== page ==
I say go all the way and have more fun all the time.
Rickmancing the Stone
- Rick & Morty S3E2: Rickmancing the Stone
Commitment to nihilism confirmed.
I want this Dinosaur comic engraved on a brass plate and mounted in a prominent place above the water-line, so the cockroach or alien civilization that comes after us can read it and laugh as we do at Ozymandias.
What I’m Reading: Divided States of Hysteria, by Howard Chaykin
And now for something a little darker than cute cartoons about vampires.
Howard Chaykin’s comic Divided States of Hysteria is out. Terrorism, death and destruction, political hacks looking to take advantage. Written in what now seems like a more innocent time, 2016.
First issue’s collecting a bunch of psychopaths. Not sure what they’ll be doing, but I trust Chaykin’s road trips to go somewhere interesting.
“So now that liberal-center-left narcissism, with a healthy dose of identity politics, has lost the game to right-wing ignorance and hypocrisy-driven rage, and I find myself anticipating a future spent in a live-action dystopia, the book seems almost naively cheerful and filled with hope. Go figure.”
—Howard Chaykin, Divided States of Hysteria #1 editorial
There’s been some controversy about a cover, apparently people think showing cruelty in art is the same as endorsing it? I don’t know. Anyone not familiar with Chaykin’s American Flagg! or Black Kiss will probably be appalled at the mix of explicit sex, explicit violence, and explicit politics; this book is for people who aren’t appalled.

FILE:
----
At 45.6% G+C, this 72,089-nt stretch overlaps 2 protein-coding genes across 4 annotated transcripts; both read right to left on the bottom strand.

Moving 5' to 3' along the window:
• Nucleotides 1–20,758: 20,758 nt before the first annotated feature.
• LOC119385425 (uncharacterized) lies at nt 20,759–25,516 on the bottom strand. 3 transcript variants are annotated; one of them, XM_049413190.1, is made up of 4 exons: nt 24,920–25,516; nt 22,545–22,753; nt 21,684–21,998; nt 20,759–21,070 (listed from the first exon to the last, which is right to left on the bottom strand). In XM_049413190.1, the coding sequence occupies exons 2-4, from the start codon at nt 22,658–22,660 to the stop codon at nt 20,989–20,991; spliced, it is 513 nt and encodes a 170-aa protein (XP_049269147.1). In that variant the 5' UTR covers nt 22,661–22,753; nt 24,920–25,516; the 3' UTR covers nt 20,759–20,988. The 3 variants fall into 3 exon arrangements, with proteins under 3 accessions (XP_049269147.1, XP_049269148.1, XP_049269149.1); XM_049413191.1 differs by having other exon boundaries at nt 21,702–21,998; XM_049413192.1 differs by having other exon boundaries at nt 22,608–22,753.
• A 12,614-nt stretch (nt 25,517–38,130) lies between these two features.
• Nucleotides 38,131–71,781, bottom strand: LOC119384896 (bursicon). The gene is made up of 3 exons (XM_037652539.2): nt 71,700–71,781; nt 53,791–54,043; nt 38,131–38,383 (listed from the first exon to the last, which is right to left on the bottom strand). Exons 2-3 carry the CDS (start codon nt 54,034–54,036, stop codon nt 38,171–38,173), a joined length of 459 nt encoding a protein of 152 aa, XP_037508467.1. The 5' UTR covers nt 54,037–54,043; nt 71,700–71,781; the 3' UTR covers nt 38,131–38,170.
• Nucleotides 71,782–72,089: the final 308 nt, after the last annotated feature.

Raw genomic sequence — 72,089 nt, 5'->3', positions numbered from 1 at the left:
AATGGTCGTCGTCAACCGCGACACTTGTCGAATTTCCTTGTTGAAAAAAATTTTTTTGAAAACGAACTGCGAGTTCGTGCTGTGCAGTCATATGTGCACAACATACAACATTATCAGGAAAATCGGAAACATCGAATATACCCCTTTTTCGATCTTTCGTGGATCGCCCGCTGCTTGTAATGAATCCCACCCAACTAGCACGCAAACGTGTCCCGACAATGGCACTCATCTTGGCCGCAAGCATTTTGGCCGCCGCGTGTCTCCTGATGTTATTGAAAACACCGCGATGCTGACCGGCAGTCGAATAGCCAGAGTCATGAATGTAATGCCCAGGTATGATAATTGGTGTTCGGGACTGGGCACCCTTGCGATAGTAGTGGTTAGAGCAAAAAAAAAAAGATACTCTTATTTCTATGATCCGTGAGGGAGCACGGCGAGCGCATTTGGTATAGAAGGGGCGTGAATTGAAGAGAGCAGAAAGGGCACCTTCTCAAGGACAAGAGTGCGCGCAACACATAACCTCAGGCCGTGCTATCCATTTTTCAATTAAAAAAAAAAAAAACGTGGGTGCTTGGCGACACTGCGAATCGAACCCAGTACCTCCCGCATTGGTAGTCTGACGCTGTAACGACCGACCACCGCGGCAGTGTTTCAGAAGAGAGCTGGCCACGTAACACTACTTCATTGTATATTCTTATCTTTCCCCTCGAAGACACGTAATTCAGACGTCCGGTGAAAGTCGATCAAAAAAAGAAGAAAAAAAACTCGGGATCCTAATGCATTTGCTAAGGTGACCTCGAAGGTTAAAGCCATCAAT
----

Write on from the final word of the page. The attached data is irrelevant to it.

Synchronicity: Just found this Howard Chaykin art for Alfred Bester’s The Stars My Destination
Castlevania on Netflix is out, written by Warren Ellis, R-rated as fuck as they say.
I’m an oldest-school Castlevania player, but dubious of all videogame adaptations (people used to complain about Uwe Boll, as if Bloodrayne was any worse than Mortal Kombat or Street Fighter). And so far it hasn’t changed my opinion: The dialogue is painful, like a bad translation from Japanese text boxes, with a little goat-fucking humor. The plot’s told in jump-cut scenes. The art’s nice, but has minimal animation until the fight scenes; those are rendered in gory detail.
But the plot gets moving in episode 2, and I like the squalid medieval atmosphere. The Speakers are poorly explained, but giving any backstory for magic-users is a huge improvement. By the episode 4 (end of this season), Trevor Belmont’s whininess has mostly stopped, and he starts being the whip-cracking hero we know, just enough to face a classic Castlevania sub-boss.
★★★★☆ which could have been higher if the start wasn’t so slow and awkward.
My Library (by Tom Gauld)
Apple needs to put color tagging in iBooks, so I can do this.